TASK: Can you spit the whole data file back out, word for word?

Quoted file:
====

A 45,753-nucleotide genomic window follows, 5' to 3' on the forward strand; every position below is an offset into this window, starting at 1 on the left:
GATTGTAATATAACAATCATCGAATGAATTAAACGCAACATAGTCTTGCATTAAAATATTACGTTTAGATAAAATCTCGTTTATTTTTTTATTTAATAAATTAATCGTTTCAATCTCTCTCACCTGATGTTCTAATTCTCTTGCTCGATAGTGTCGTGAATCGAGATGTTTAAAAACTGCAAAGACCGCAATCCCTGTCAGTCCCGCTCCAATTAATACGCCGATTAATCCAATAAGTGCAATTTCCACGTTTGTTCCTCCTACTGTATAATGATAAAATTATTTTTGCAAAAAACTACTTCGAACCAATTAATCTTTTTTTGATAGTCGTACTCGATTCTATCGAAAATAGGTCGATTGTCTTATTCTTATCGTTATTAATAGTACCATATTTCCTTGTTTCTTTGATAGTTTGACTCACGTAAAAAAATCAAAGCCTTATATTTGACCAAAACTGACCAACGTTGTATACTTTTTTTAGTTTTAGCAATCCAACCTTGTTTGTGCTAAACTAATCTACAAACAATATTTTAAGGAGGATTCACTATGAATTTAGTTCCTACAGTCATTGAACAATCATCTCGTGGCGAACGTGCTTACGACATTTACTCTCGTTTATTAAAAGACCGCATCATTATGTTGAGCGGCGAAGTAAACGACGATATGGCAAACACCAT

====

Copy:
A 45,753-nucleotide genomic window follows, 5' to 3' on the forward strand; every position below is an offset into this window, starting at 1 on the left:
GATTGTAATATAACAATCATCGAATGAATTAAACGCAACATAGTCTTGCATTAAAATATTACGTTTAGATAAAATCTCGTTTATTTTTTTATTTAATAAATTAATCGTTTCAATCTCTCTCACCTGATGTTCTAATTCTCTTGCTCGATAGTGTCGTGAATCGAGATGTTTAAAAACTGCAAAGACCGCAATCCCTGTCAGTCCCGCTCCAATTAATACGCCGATTAATCCAATAAGTGCAATTTCCACGTTTGTTCCTCCTACTGTATAATGATAAAATTATTTTTGCAAAAAACTACTTCGAACCAATTAATCTTTTTTTGATAGTCGTACTCGATTCTATCGAAAATAGGTCGATTGTCTTATTCTTATCGTTATTAATAGTACCATATTTCCTTGTTTCTTTGATAGTTTGACTCACGTAAAAAAATCAAAGCCTTATATTTGACCAAAACTGACCAACGTTGTATACTTTTTTTAGTTTTAGCAATCCAACCTTGTTTGTGCTAAACTAATCTACAAACAATATTTTAAGGAGGATTCACTATGAATTTAGTTCCTACAGTCATTGAACAATCATCTCGTGGCGAACGTGCTTACGACATTTACTCTCGTTTATTAAAAGACCGCATCATTATGTTGAGCGGCGAAGTAAACGACGATATGGCAAACACCAT